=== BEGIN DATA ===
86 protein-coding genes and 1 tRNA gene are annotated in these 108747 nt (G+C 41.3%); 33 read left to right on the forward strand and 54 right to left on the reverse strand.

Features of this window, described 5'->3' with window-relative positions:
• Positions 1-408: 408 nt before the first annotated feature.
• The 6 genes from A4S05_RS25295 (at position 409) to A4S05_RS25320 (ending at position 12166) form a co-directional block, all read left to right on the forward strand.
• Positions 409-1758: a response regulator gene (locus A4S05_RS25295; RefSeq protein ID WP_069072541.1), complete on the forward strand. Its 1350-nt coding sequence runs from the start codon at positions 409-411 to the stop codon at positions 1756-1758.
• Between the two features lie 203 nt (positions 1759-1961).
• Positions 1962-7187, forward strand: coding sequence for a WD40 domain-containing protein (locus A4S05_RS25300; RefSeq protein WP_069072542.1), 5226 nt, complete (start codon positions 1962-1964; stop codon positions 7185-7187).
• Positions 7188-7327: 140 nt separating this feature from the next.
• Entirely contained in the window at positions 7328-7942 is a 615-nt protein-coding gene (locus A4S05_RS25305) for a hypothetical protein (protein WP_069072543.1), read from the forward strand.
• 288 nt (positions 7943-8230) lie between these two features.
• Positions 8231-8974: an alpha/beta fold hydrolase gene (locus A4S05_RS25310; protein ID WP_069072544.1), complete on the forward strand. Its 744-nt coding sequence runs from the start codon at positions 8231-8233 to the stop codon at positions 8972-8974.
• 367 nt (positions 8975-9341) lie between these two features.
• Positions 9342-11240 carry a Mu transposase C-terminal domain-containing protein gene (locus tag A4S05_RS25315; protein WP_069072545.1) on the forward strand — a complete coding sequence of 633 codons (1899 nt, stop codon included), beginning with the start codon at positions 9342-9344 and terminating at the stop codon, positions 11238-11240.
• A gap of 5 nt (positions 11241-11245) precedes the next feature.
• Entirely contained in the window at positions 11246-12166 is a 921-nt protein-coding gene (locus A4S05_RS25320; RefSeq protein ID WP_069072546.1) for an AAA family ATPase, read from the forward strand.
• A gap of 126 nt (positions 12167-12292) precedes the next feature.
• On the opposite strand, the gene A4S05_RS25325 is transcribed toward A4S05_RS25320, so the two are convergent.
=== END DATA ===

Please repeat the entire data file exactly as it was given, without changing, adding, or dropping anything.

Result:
86 protein-coding genes and 1 tRNA gene are annotated in these 108747 nt (G+C 41.3%); 33 read left to right on the forward strand and 54 right to left on the reverse strand.

Features of this window, described 5'->3' with window-relative positions:
• Positions 1-408: 408 nt before the first annotated feature.
• The 6 genes from A4S05_RS25295 (at position 409) to A4S05_RS25320 (ending at position 12166) form a co-directional block, all read left to right on the forward strand.
• Positions 409-1758: a response regulator gene (locus A4S05_RS25295; RefSeq protein ID WP_069072541.1), complete on the forward strand. Its 1350-nt coding sequence runs from the start codon at positions 409-411 to the stop codon at positions 1756-1758.
• Between the two features lie 203 nt (positions 1759-1961).
• Positions 1962-7187, forward strand: coding sequence for a WD40 domain-containing protein (locus A4S05_RS25300; RefSeq protein WP_069072542.1), 5226 nt, complete (start codon positions 1962-1964; stop codon positions 7185-7187).
• Positions 7188-7327: 140 nt separating this feature from the next.
• Entirely contained in the window at positions 7328-7942 is a 615-nt protein-coding gene (locus A4S05_RS25305) for a hypothetical protein (protein WP_069072543.1), read from the forward strand.
• 288 nt (positions 7943-8230) lie between these two features.
• Positions 8231-8974: an alpha/beta fold hydrolase gene (locus A4S05_RS25310; protein ID WP_069072544.1), complete on the forward strand. Its 744-nt coding sequence runs from the start codon at positions 8231-8233 to the stop codon at positions 8972-8974.
• 367 nt (positions 8975-9341) lie between these two features.
• Positions 9342-11240 carry a Mu transposase C-terminal domain-containing protein gene (locus tag A4S05_RS25315; protein WP_069072545.1) on the forward strand — a complete coding sequence of 633 codons (1899 nt, stop codon included), beginning with the start codon at positions 9342-9344 and terminating at the stop codon, positions 11238-11240.
• A gap of 5 nt (positions 11241-11245) precedes the next feature.
• Entirely contained in the window at positions 11246-12166 is a 921-nt protein-coding gene (locus A4S05_RS25320; RefSeq protein ID WP_069072546.1) for an AAA family ATPase, read from the forward strand.
• A gap of 126 nt (positions 12167-12292) precedes the next feature.
• On the opposite strand, the gene A4S05_RS25325 is transcribed toward A4S05_RS25320, so the two are convergent.